The notes that go in the photo log are invaluable.  Without the notes, would I remember that this pile of rocks is a cache and that this is the view of them facing northwest?  Probably not.

Digging through the photolog
Now I'm going through the photolog and winnowing it down again to find the photos that best illustrate the sites for the final report.  These photos, along with maps, tables and text will be the record of the sites.  For newly discovered sites, they will be useful in relocating the sites in future years and in the case of mitigated sites, they are the final record of how the sites appeared before, during, and after excavation.  Archaeological excavation is a destructive process so its important to keep good records as you work.

Photo Credits: Tim Rast

Sunday, November 13, 2011

Bringing Home Rouffignac Cave Art

Rouffignac Mammoth (copper etching)
On our trip to France, we visited Rouffignac Cave to see the 13,000 year old cave paintings.  This was the first time I'd been in a cave or seen Palaeolithic art with my own eyes.  It was an incredible experience.  We had a few upper palaeolithic sites on our agenda and we thought we might get "caved-out" at some point and want to move on to something else.  I don't think that can happen.  Once you see one cave, you want to see them all.

Me and my Rouffignac Mammoth
The paintings and etchings in Rouffignac are known especially for their depictions of mammoths.  According to the visitor's guide to the cave; of the 254 works in the cave, 157 (or 61.8%) of them are of mammoths.  I was especially interested in seeing them, because I used one of the mammoths from Rouffignac as the model for a tattoo of a mammoth that I have inside my right arm. Its part of a band of cave art that goes around my arm, and includes a wooly rhino from Rouffignac as well.

Copper etching of the Three Rhinoceros Frieze, Rouffignac. Atelier Tara.

Print Shopping in the gift shop
Photos aren't allowed inside the deepest part of the cave, where the paintings are located, but the gift shop and information desk are located inside the mouth of the cave and photos are allowed there.  I don't have any shots of the actual paintings,but you can see some images on the official website.  The depictions of Rouffignac art illustrating this blog are from prints that we purchased in the gift shop.

Glass mammoth skull and tusks by Jean-Paul Raymond

Glass axe, even the lashings are glass
While we were visiting, there was an exhibition of blown glass objects by Jean-Paul Raymond called Fragments de Temps inside the cave.  The glass was worked into horns, wood, bones, and stone objects from the Upper Palaeolithic. Visitors pass Raymond's intricate and accurate reproductions as they walk deeper into the cave.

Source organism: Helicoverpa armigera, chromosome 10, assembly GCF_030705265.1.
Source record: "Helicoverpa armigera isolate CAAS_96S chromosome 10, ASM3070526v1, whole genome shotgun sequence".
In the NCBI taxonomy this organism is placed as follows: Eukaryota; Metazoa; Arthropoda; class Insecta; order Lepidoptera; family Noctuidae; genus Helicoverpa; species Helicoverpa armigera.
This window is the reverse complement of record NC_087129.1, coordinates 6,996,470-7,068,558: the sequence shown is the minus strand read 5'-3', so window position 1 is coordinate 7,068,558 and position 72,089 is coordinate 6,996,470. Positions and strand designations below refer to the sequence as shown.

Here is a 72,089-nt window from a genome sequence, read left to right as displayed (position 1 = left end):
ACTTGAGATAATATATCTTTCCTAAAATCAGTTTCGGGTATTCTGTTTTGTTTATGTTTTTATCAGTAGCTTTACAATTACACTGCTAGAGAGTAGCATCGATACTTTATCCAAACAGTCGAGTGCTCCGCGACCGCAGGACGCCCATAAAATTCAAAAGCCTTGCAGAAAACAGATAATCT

Glass spear head in foreshaft.  Notice the flint nodules poking through the chalky walls around it.

Everything is hollow glass

The deepest paintings in the cave that are accessible to the public are a kilometre from the entrance, so the tours are done by train.  Much of the trip is in the pitch black darkness of the cave.  The tour guide has a small flashlight and will turn on lamps at specific stops along the way.  The art is either etched into the wall or painted on in black manganese.  Some of the wall surfaces are so soft, that the etchings were done by fingertip, perhaps even by children. We saw the caves with a trainload of kids - perhaps that's the way they were always meant to be visited.

The Ten Mammoth Frieze.  The original painting, inside Rouffignac, is 29 feet long and each mammoth is about 3 feet long.  The colours shown in the copper etching are also seen in the cave.  A band of white calcite has formed over the lower half of the wall, covering and obscuring the legs of the two groups of mammoths, meeting face to face in the middle.  The band of calcite, is one of the clues that helped establish the authenticity of the cave - it obviously formed slowly, over time after the paintings were put on the walls.  Copper Etching from Atelier Tara.

Approaching the train
The cave itself is a long narrow tunnel formed by water action over the past 70 million years.  In parts of the cave the floor has been dug out to accommodate the train tracks, but for the most part the passages are very uniform.  You can see the walls on either side and it feels like you are travelling down a long dark tunnel with chalk and flint walls.  Descending into the cave there are cave bear claw marks on the walls and several hundred metres of bear lairs; hundreds of giant nests scratched and wallowed into the clay floor.  Many of the paintings are located on the far side of these bear lairs.  The painters (and their kids!?) would have had to crawl through these still warm bear beds on their knees and bellies to reach the galleries in the deepest reaches of the caves.

This is a section of the Great Ceiling, located a kilometre deep in the cave.  The painters would have lain on their backs and painted the ceiling above them by lamp light.  (Copper Etching from Atelier Tara)

Cave Art Prints, Rouffignac and Pech Merle
On the way out we stopped in the gift shop and loaded up with books, photos, and craft documenting the cave, including the copper etchings that have illustrated this post.  The four prints came from the Atelier Tara, a workshop in southern France.  Having just gone through the cave, we were impressed by how accurately the prints captured the 13,000 year old artwork and now that they are framed and hanging in our stairwell, it feels like we have a little bit of Rouffignac here with us.

Photo Credits:
1, 3-8, 10-13: Tim Rast
2: Lori White
9: Rouffignac Interpreter (Sorry, I didn't get your name, but you did an awesome job! Thanks.)